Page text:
So, how did Vegemite, a rather simple product made from leftover brewers’ yeast extract, and founded by an American, make it as one of the most well-known brands in Australia to this day?

Well, they positioned themselves that way.

However, it wasn’t all smooth sailing for Vegemite. The brand had to overcome numerous setbacks before finding its feet. 

In the lead up to the brand’s success, Vegemite faced some harsh backlash for failing to take down the market leader at the time, Marmite. However, Vegemite stayed true to itself and believed in its superior product to remain undiscouraged by its numerous failed branding attempts. 

Vegemite took a step back to reevaluate its purpose. 

Rather than selling a relatively healthy product packed with vitamins or putting up a petty fight with the current market leader, Vegemite was now in the business of fuelling the Australian spirit.

Eventually, after increasing the brand’s exposure through various competitions, and official endorsement by the British Medical Association, Vegemite became a staple in the ration packs for Australian soldiers during World War 2, reinventing itself as a patriotic symbol of Australia.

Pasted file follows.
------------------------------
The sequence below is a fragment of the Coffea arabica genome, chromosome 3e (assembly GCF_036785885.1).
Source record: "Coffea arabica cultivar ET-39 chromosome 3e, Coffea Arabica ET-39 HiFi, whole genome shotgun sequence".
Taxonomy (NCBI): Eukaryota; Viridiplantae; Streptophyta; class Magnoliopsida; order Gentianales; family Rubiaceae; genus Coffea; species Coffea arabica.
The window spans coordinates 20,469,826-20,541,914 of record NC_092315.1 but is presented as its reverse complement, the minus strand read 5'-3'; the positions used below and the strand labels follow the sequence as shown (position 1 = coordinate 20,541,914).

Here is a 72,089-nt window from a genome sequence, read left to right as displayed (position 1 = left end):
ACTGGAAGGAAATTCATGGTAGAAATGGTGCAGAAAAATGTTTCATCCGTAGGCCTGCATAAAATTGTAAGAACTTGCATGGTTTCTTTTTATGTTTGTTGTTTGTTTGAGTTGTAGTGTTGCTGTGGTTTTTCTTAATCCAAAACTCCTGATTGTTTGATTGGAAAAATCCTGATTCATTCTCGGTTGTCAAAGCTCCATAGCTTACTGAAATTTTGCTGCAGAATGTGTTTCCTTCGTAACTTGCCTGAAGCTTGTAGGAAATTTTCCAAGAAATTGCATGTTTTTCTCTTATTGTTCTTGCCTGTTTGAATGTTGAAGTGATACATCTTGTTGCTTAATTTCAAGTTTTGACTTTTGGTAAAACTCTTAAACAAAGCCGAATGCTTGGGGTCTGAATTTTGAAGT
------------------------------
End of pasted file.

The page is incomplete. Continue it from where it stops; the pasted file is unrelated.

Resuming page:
“Vegemite: Keeping fighting men fighting fit”

Since then, they’ve cast their entire focus on serving Australian soldiers, fathers, wives and children. 

Cue the famous jingle, ‘happy little vegemite’.

The jingle won our hearts, and even today remains the secondary anthem of our nation, simplifying the choice of spreads for generations of Aussie families.

Nowadays, Vegemite is not only our nation’s spread of choice but a mark of pride and ownership as an Australian.

So, what do these brands have in common?

They each have a concrete purpose that drives every business and brand decision.

To create a strong brand that stands the test of time, you need to first determine why you’re in business. Establishing your ‘why’ helps you to define a clear and compelling promise. This is the most fundamental step in establishing a strong brand.

From here is where the magic happens.